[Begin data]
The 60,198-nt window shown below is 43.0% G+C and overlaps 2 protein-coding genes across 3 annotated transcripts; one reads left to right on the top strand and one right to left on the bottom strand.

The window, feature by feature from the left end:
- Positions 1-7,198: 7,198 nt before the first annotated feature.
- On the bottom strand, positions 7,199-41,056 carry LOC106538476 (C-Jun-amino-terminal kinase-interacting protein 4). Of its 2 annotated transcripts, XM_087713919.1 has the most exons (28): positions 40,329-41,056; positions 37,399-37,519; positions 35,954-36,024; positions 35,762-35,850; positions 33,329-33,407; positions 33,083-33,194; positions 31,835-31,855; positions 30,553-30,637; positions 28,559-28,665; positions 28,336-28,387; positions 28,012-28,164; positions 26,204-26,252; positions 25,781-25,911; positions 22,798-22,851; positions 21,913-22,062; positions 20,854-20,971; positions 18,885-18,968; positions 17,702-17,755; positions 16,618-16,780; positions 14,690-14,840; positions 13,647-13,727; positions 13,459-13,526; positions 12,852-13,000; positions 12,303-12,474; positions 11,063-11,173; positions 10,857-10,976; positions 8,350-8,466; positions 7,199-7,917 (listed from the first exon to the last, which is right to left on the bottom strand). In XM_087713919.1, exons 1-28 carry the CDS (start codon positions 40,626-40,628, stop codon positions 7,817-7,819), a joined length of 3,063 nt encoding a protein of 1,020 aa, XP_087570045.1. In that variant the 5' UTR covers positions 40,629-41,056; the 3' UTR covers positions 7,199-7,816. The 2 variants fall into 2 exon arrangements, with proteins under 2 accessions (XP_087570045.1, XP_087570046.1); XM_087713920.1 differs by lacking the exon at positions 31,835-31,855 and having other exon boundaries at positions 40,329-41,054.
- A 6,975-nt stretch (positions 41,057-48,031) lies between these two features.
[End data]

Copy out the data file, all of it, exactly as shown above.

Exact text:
The 60,198-nt window shown below is 43.0% G+C and overlaps 2 protein-coding genes across 3 annotated transcripts; one reads left to right on the top strand and one right to left on the bottom strand.

The window, feature by feature from the left end:
- Positions 1-7,198: 7,198 nt before the first annotated feature.
- On the bottom strand, positions 7,199-41,056 carry LOC106538476 (C-Jun-amino-terminal kinase-interacting protein 4). Of its 2 annotated transcripts, XM_087713919.1 has the most exons (28): positions 40,329-41,056; positions 37,399-37,519; positions 35,954-36,024; positions 35,762-35,850; positions 33,329-33,407; positions 33,083-33,194; positions 31,835-31,855; positions 30,553-30,637; positions 28,559-28,665; positions 28,336-28,387; positions 28,012-28,164; positions 26,204-26,252; positions 25,781-25,911; positions 22,798-22,851; positions 21,913-22,062; positions 20,854-20,971; positions 18,885-18,968; positions 17,702-17,755; positions 16,618-16,780; positions 14,690-14,840; positions 13,647-13,727; positions 13,459-13,526; positions 12,852-13,000; positions 12,303-12,474; positions 11,063-11,173; positions 10,857-10,976; positions 8,350-8,466; positions 7,199-7,917 (listed from the first exon to the last, which is right to left on the bottom strand). In XM_087713919.1, exons 1-28 carry the CDS (start codon positions 40,626-40,628, stop codon positions 7,817-7,819), a joined length of 3,063 nt encoding a protein of 1,020 aa, XP_087570045.1. In that variant the 5' UTR covers positions 40,629-41,056; the 3' UTR covers positions 7,199-7,816. The 2 variants fall into 2 exon arrangements, with proteins under 2 accessions (XP_087570045.1, XP_087570046.1); XM_087713920.1 differs by lacking the exon at positions 31,835-31,855 and having other exon boundaries at positions 40,329-41,054.
- A 6,975-nt stretch (positions 41,057-48,031) lies between these two features.